Trails reopen: Recreation returning to Basalt Mountain this summer after Lake Christine Fire
The U.S. Forest Service wasted little time this spring getting trails reopened on fire-ravaged Basalt Mountain.
The Aspen-Sopris Ranger District trail crew cleared charred trees off the popular Mill Creek and Ditch trails in early June. The routes are open to hikers, mountain bikers and equestrians.
The crew plans to return early this summer to add features to ease erosion, said Katy Nelson, wilderness and trails program manager for the district. The Roaring Fork Mountain Bike Association also has committed to supplying labor.
The crew is balancing a long list of needs. In addition to all the downed timber on Basalt Mountain from the Lake Christine Fire, numerous trails in the district are clogged by downed trees from the prolific avalanche cycle in March.
“They have an incredibly tough job,” Nelson said of the crew. “They came back and were so excited to get Mill Creek and the Ditch Trail open.”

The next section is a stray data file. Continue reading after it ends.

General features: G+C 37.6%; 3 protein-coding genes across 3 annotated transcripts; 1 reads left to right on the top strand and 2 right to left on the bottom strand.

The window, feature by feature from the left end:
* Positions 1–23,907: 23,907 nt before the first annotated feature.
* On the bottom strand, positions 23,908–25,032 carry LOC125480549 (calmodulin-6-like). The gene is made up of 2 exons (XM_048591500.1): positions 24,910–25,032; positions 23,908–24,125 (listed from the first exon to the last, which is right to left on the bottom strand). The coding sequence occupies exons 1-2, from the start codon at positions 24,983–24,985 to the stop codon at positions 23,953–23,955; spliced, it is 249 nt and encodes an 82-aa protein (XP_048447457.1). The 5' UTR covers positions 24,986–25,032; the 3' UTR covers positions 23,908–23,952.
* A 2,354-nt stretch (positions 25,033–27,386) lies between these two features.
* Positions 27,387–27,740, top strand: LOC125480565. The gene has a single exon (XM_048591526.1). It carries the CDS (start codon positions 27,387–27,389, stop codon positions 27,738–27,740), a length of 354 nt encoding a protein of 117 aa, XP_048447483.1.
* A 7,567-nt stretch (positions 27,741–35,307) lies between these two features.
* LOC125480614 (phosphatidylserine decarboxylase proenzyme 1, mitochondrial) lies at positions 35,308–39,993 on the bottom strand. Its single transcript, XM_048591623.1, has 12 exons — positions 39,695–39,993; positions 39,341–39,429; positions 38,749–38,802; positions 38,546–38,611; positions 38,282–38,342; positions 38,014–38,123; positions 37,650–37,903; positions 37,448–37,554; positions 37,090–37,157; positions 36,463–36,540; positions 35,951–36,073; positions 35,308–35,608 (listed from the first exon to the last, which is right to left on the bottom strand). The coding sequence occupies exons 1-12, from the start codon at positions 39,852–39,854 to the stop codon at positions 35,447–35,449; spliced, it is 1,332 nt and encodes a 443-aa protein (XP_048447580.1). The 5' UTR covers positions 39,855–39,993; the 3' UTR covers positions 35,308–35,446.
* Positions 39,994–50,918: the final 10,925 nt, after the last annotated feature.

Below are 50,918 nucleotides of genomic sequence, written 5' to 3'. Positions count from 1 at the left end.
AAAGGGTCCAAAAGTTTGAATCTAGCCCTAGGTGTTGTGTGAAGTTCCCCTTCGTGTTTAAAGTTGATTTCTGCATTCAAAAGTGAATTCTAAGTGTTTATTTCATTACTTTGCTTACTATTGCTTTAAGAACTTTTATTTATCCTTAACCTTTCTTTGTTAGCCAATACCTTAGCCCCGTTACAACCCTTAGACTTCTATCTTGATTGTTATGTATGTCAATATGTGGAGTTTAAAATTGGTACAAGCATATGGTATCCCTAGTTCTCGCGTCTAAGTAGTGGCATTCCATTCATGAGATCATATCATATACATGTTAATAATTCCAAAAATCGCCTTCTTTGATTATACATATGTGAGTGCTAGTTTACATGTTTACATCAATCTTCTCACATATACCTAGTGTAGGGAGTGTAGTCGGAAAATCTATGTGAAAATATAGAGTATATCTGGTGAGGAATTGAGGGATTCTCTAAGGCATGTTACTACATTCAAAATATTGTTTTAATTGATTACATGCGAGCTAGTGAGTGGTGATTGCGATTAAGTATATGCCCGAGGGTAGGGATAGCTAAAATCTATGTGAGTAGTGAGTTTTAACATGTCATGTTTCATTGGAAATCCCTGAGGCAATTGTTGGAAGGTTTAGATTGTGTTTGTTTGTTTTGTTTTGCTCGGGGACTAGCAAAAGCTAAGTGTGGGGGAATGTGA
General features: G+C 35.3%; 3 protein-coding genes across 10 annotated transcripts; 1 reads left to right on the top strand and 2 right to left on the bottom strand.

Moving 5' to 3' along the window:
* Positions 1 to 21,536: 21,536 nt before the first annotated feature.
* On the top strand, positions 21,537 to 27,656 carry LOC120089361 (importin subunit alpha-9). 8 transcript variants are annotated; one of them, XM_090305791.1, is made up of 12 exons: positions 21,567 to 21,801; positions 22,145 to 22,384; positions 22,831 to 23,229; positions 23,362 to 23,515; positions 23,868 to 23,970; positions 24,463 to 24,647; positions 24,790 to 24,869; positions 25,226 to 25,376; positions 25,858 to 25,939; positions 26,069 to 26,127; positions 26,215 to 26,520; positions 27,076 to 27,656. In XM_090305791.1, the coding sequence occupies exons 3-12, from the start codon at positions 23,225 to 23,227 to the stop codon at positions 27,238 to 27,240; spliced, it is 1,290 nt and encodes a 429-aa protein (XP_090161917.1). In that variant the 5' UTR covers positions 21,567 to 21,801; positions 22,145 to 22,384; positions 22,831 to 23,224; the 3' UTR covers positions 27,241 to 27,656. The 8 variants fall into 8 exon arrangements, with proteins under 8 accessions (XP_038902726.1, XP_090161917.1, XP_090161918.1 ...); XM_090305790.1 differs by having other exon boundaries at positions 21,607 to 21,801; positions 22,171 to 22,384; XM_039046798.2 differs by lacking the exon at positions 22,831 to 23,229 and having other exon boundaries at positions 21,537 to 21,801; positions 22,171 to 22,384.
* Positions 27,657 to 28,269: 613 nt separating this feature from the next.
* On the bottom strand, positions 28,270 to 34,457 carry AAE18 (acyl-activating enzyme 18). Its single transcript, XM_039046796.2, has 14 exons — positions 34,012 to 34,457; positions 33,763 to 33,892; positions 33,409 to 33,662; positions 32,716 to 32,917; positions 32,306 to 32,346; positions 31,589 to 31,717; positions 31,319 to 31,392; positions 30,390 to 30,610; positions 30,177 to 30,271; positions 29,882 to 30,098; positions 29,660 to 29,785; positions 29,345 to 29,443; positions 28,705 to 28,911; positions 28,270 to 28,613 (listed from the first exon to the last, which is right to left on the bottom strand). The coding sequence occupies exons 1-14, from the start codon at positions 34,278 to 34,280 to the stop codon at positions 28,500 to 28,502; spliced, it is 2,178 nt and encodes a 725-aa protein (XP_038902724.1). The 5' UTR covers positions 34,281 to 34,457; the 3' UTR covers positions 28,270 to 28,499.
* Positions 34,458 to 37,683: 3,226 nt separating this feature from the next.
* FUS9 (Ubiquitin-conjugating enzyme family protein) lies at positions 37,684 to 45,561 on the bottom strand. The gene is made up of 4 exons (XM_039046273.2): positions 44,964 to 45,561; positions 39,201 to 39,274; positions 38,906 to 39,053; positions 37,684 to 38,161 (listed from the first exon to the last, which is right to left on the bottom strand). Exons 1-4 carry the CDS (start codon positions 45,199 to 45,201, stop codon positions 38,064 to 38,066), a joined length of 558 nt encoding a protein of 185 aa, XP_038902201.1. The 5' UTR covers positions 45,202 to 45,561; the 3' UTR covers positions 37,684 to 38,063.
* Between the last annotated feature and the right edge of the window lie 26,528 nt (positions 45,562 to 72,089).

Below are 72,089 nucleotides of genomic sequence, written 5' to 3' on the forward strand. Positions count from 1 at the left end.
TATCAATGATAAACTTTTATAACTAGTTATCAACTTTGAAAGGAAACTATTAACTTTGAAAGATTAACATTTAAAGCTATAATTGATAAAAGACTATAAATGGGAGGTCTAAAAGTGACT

It will take longer to clear the Cattle Creek Trail, also known as The Big Loop. Forest Service workers checked it out last fall and found a higher concentration of downed trees, Nelson said.
All of the 1.5-mile Mill Creek Trail was in the Lake Christine Fire perimeter while about 2 miles of Cattle Creek Trail was inside, Nelson said.
There were between 175 and 200 downed trees last fall on the 2-mile stretch of Cattle Creek Trail in the fire zone. It’s certain that more trees fell over the winter.
The upper gate on Basalt Mountain Road, Forest Road 524, typically opens for motorized travel June 21, but that was delayed due to repairs and removal of trees across the road. The work will begin in early July and is expected to be completed by the end of the month, Forest Service officials said.
The gate to the Cattle Creek Road, Forest Road 509, opened June 21 but was scheduled to be closed again on July 1 for approximately two weeks for safety repairs.
“While the gates on Cattle Creek and Basalt Mountain roads are closed, non-motorized use on foot, or by bicycle or horseback will be permitted,” the Forest Service announced. “Visitors should be prepared to encounter heavy equipment as well as falling trees and other hazards as a result of the Lake Christine Fire.”
There are numerous dead but standing tree trunks along the trails and road. Nelson said trail users must be aware that they might encounter deadfall in places where there was none just the day before.